Scott, J. Barton

Assistant ProfessorReligious Studies

Contact Information

Room: 
NE 4244
Mailing Address: 
3359 Mississauga Rd., Erindale Hall
City: 
Mississauga
Province: 
ON
Postal Code: 
L5L 1C6
Office Hours: 
TBA
J. Barton Scott

J. Barton Scott is Assistant Professor in the Department of Historical Studies at UTM and the Department for the Study of Religion at UTSG. He teaches graduate and undergraduate courses in religion, media, and culture; theory and method in religious studies; and modern South Asian religions. His research and teaching are interdisciplinary, using social and cultural theory to interpret religious writings from modern India and Britain, as well to integrate the colonial world more fully into how we narrate the cultural history of the study of religion. He is the author of Spiritual Despots: Modern Hinduism and the Genealogies of Self-Rule (University of Chicago, 2016) and the co-editor of Imagining the Public in Modern South Asia (Routledge, 2016), as well as numerous articles and essays.

Scott’s current book project, Slandering the Sacred: Law, Media, and Religious Affect in Colonial India, is a study of the sections of the Indian Penal Code that criminalize wounding “religious feelings.” The book situates these laws within the history of religious polemics in nineteenth and early twentieth century India, particularly those of the Arya Samaj, as well as within the global history of liberal ideals of free speech, secular governance, and print publicity. As a whole, the book asks how affect or emotion became central to state efforts to define and govern religion in secular modernity, both within India and beyond.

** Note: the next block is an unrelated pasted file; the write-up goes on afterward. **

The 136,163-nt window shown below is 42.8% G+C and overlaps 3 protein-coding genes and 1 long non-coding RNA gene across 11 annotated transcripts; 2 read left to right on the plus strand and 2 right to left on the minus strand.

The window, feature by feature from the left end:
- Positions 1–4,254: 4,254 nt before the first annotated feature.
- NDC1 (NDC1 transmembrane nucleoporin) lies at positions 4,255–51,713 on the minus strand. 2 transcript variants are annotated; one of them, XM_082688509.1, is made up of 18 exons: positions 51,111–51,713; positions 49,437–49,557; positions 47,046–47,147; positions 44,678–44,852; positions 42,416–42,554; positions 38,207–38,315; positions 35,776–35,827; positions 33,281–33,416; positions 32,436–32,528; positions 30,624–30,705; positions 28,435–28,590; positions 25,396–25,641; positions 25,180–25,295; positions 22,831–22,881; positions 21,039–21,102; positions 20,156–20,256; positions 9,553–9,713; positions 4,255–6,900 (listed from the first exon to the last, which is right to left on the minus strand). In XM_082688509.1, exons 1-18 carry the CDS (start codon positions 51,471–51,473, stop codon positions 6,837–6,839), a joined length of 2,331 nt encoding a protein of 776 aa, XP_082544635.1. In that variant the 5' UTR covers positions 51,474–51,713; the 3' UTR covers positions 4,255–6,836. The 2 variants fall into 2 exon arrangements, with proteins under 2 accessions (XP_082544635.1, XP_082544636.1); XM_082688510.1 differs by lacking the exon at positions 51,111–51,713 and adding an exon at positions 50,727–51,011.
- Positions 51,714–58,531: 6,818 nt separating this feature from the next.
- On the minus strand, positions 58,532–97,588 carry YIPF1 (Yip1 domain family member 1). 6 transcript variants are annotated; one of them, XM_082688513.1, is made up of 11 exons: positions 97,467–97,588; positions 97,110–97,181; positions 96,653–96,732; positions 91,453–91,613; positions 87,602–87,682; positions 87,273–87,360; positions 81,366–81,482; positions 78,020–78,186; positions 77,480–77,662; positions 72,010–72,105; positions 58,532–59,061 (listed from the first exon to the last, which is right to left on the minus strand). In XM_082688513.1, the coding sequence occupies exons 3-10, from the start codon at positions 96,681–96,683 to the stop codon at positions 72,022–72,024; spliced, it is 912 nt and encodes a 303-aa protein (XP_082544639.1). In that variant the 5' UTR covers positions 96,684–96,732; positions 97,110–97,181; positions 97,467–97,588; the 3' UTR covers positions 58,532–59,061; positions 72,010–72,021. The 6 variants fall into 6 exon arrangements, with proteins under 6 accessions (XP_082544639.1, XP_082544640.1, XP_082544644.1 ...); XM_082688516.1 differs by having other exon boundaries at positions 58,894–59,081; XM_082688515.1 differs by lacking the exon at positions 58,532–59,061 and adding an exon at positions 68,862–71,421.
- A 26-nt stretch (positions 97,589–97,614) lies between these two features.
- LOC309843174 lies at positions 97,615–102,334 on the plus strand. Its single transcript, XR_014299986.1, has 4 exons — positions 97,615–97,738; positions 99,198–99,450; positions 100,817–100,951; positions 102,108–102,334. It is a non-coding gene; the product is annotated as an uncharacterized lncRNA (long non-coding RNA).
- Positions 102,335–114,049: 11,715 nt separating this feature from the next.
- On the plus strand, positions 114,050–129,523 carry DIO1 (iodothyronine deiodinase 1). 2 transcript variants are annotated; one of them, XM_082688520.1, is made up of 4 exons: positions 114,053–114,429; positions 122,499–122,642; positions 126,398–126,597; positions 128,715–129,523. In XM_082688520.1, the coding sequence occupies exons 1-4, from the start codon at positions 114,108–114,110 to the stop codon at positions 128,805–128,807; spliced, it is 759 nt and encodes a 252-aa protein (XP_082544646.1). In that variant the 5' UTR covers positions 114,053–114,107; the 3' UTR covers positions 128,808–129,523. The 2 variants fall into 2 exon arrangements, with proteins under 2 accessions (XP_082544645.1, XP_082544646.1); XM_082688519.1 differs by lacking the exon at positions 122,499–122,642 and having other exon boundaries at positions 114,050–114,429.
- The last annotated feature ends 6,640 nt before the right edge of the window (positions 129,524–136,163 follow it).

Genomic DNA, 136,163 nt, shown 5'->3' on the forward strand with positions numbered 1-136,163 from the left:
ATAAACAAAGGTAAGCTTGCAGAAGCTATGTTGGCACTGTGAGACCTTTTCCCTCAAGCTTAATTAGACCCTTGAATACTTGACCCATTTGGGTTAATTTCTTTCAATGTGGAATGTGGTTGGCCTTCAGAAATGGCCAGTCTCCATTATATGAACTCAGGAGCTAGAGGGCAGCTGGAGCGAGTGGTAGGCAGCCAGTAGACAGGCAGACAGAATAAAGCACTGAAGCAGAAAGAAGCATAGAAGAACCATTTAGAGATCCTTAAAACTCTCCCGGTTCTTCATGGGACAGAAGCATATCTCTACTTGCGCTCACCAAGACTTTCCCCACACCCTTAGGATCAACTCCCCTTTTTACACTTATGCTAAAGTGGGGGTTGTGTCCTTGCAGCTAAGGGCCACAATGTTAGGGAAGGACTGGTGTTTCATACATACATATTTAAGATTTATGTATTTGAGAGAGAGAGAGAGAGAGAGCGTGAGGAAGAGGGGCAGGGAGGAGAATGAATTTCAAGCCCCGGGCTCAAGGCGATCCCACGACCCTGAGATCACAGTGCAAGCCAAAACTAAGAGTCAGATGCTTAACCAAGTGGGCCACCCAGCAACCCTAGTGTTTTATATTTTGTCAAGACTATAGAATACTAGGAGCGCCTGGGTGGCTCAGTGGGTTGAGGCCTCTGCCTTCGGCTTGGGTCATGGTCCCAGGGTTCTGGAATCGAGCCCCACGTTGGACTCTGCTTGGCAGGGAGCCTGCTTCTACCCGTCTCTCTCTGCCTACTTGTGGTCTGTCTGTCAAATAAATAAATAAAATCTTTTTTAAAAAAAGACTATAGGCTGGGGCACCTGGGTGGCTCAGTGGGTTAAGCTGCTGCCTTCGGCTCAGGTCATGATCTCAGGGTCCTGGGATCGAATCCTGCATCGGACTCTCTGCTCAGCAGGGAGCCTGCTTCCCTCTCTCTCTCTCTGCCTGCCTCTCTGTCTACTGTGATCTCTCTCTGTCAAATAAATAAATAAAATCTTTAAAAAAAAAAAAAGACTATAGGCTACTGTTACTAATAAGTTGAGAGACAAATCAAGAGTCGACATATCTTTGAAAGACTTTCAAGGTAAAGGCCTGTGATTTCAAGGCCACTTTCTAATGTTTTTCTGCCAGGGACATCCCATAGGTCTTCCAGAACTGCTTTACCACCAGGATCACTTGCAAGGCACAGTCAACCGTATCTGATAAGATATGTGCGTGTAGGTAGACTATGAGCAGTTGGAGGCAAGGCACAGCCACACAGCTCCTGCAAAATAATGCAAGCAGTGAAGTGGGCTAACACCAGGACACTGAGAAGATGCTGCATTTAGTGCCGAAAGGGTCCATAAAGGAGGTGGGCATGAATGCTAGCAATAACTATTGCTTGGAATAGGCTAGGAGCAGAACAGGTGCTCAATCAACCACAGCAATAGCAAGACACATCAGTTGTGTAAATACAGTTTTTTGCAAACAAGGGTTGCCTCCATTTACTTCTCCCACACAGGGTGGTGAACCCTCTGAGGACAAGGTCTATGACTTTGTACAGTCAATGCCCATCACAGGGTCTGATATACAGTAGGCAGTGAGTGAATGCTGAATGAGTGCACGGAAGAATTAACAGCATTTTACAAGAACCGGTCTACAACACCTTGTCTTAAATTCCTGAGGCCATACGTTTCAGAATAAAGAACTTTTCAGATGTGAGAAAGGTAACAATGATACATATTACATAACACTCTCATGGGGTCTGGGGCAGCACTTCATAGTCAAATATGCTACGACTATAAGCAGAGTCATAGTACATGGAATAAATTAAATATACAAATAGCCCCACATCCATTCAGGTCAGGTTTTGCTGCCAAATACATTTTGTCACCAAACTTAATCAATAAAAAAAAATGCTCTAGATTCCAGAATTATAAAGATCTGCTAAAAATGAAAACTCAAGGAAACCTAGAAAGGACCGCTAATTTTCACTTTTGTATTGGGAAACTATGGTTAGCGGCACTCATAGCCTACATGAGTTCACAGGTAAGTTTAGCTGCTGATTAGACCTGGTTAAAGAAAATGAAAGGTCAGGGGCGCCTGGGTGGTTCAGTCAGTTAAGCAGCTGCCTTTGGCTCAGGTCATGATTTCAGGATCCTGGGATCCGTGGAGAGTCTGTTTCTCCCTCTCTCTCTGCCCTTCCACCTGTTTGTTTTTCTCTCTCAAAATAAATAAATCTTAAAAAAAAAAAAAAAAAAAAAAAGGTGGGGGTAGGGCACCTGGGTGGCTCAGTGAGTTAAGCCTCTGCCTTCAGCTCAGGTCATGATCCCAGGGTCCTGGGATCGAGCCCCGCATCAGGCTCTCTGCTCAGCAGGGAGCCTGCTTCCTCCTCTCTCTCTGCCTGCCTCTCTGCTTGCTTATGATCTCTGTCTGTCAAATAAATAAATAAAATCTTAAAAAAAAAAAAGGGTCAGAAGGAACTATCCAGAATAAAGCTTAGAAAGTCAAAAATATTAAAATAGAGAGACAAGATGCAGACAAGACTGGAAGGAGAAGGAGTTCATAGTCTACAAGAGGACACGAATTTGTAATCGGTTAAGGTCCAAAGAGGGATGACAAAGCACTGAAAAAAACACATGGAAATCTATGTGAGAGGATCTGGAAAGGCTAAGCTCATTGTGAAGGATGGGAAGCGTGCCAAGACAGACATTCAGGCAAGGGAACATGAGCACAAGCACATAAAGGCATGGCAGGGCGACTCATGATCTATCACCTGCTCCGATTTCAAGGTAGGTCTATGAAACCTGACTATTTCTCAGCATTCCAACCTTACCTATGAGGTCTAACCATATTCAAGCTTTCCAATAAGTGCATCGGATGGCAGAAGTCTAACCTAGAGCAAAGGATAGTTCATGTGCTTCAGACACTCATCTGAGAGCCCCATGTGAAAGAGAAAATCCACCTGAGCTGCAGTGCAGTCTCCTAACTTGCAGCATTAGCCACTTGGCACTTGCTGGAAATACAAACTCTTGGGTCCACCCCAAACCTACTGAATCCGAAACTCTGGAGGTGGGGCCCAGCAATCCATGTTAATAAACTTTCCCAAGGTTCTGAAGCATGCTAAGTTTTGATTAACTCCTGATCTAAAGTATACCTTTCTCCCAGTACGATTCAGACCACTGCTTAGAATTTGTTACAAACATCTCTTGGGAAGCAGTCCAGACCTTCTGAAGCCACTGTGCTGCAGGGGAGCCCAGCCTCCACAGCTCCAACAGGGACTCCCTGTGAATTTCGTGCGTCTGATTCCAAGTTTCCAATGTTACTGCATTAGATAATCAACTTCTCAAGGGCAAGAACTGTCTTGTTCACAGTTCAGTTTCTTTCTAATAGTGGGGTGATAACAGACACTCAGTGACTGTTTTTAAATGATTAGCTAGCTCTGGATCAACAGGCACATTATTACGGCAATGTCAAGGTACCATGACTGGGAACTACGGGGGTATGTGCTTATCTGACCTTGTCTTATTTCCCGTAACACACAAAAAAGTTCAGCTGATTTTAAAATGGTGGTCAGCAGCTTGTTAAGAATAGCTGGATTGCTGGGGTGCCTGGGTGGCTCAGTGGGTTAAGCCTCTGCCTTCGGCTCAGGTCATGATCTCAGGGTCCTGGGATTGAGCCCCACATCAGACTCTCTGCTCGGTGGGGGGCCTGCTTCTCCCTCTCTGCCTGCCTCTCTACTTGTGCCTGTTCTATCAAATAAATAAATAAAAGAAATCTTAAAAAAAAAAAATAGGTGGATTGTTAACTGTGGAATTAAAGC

Publications

Books

Spiritual Despots: Modern Hinduism and the Genealogies of Self-Rule (Chicago: University of Chicago Press, 2016)

Imagining the Public in Modern South Asia. Co-edited with Brannon Ingram and SherAli Tareen (London: Routledge, 2016)

Articles

Book Chapters

  • “The Supernatural and Colonialism.” In Super Religion, ed. Jeffrey J. Kripal, Religion: Sources, Perspectives, Methodologies, Vol. 9, 277-91. New York: Palgrave Macmillan, 2016.

Other

Specialization: 
Religion, Media, and Culture; Cultural History of the Study of Religion; Postcolonial Theory; Religion and Law; Transnational Hinduism; Modern South Asia
Current Courses: 
RLG 211 (Religion, Media, and Popular Culture); RLG 411 (Insulting Religion)